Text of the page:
Like Native Realm, Czeslaw Milosz's autobiography written thirty years earlier, A Year of the Hunter is a search for self-definition. A diary of one year in the Nobel laureate's life, 1987-88, it concerns itself as much with his experience of remembering - his youth in Wil and the writers' groups of Warsaw and Paris; his life in Berkeley in the sixties; his time spent with poets and poetry - as with the actual events that shape his days. Throughout, Milosz tries to account for the discontinuity between the man he has become and the youth he remembers himself to have been. Shuttling between observations of the present and reconstructions of the past, he attempts to answer the unstated question: Given his poet's personality and his historical circumstances, has he managed to live his life decently?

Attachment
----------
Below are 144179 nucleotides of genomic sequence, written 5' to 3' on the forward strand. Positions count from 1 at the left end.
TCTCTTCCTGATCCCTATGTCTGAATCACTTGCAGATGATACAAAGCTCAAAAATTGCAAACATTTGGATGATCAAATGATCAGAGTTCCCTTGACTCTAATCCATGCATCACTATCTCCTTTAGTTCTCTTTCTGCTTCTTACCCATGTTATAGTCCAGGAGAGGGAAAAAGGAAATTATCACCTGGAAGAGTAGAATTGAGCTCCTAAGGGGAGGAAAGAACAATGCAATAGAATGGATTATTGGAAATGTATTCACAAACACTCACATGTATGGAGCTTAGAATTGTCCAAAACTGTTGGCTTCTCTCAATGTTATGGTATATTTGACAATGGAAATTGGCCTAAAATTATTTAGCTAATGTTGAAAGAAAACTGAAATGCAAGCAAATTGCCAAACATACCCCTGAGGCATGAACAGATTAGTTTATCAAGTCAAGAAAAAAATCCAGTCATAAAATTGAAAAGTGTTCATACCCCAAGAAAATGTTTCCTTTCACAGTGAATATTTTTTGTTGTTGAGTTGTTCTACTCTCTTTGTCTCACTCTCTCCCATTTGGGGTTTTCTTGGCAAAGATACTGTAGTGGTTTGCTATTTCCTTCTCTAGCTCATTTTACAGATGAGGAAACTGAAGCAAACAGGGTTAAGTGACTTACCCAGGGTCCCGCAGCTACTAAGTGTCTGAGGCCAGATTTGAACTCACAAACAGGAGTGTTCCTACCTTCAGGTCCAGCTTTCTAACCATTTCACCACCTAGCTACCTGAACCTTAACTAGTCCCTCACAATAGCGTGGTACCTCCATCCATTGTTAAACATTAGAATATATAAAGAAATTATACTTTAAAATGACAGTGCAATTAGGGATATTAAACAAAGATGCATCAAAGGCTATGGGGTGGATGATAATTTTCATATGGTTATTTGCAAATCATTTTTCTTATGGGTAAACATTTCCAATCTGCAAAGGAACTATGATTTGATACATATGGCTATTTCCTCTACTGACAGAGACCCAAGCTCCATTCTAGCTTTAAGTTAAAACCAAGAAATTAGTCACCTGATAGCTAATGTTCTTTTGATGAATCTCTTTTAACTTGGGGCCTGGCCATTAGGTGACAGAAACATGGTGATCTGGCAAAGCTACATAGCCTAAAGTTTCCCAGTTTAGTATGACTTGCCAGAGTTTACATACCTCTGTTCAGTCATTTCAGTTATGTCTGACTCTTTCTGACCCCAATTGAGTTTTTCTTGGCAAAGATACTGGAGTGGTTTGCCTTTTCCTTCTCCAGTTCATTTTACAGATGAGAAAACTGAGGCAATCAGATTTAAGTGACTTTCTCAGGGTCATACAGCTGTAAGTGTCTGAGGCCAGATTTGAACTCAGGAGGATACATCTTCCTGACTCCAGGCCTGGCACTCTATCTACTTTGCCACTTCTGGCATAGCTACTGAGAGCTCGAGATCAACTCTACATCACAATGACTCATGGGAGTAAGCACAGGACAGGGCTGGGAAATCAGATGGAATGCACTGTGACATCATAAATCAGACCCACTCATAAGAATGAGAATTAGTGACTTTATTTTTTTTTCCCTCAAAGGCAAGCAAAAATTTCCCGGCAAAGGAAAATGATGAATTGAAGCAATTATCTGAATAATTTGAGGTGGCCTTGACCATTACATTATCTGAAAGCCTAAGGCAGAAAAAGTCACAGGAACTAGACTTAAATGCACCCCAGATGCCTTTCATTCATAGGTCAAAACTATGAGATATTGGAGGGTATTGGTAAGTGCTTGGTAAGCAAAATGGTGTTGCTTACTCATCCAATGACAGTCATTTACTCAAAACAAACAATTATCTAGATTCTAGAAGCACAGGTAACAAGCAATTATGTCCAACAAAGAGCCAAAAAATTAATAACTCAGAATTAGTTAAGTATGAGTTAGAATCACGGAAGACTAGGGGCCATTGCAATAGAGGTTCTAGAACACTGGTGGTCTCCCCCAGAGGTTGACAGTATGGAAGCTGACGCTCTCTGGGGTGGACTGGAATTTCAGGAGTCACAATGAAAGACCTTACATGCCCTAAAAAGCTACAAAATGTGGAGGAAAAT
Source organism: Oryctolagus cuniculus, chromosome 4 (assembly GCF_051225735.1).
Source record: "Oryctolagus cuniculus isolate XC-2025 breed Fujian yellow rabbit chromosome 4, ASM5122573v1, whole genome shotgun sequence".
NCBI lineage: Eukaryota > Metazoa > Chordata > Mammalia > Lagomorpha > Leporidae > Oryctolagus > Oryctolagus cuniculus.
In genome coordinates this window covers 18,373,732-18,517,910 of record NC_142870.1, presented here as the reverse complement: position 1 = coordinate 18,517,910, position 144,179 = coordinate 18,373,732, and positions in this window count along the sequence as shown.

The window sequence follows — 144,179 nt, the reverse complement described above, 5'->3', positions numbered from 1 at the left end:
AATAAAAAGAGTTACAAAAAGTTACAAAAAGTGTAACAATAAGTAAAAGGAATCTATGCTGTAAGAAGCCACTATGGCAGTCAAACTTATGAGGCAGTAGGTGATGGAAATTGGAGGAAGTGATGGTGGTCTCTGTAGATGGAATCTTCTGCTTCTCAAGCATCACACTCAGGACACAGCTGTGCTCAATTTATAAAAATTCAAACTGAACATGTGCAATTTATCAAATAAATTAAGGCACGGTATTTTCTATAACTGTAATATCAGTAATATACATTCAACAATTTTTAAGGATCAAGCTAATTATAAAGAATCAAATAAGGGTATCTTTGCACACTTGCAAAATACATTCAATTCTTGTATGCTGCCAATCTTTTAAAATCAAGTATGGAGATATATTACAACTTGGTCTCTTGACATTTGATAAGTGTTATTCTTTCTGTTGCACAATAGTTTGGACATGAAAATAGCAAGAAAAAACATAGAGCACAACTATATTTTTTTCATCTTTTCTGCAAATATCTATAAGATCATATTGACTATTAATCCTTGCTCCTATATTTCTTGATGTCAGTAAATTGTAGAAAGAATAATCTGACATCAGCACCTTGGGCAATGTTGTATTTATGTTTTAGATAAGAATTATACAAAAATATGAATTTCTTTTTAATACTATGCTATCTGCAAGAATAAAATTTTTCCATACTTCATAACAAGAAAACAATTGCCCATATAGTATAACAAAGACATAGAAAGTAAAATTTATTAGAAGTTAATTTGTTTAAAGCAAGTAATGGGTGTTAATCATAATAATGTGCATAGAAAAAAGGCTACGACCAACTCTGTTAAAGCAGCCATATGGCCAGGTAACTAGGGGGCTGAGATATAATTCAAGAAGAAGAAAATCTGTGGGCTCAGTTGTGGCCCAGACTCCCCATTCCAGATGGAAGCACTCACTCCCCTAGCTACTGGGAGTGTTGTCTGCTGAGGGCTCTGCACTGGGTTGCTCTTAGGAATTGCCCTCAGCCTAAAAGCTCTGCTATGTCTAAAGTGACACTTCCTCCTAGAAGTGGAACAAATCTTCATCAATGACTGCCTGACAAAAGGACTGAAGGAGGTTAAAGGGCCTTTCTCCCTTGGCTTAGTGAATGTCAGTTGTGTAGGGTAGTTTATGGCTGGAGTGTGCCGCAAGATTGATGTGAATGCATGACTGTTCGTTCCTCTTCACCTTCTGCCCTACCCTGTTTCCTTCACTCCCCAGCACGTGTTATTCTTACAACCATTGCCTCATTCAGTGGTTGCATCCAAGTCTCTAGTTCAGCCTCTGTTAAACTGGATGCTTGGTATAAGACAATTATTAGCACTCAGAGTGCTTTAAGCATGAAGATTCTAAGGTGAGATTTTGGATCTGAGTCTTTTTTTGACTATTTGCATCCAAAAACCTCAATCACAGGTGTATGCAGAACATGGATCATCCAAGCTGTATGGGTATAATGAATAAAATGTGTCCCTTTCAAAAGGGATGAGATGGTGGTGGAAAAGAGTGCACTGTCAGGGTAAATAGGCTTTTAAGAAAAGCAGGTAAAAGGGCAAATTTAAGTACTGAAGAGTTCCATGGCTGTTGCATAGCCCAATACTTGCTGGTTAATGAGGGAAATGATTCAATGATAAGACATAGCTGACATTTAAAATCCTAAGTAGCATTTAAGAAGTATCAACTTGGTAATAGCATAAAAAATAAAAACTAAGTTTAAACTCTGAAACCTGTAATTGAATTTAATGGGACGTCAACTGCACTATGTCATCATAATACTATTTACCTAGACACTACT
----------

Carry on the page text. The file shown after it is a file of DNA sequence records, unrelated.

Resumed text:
Czeslaw Milosz (1911-2004) was the winner of the 1978 Neustadt International Prize for Literature and the 1980 Nobel Prize in Literature. His last book was To Begin Where I Am (FSG, 2001). Many of his works have been translated into English, including, Beginning with My Streets (FSG, 1992), The Year of the Hunter (FSG, 1994), Road-side Dog (FSG, 1998) Milosz's ABC's (FSG, 2001) and To Begin Where I Am (FSG, 2001).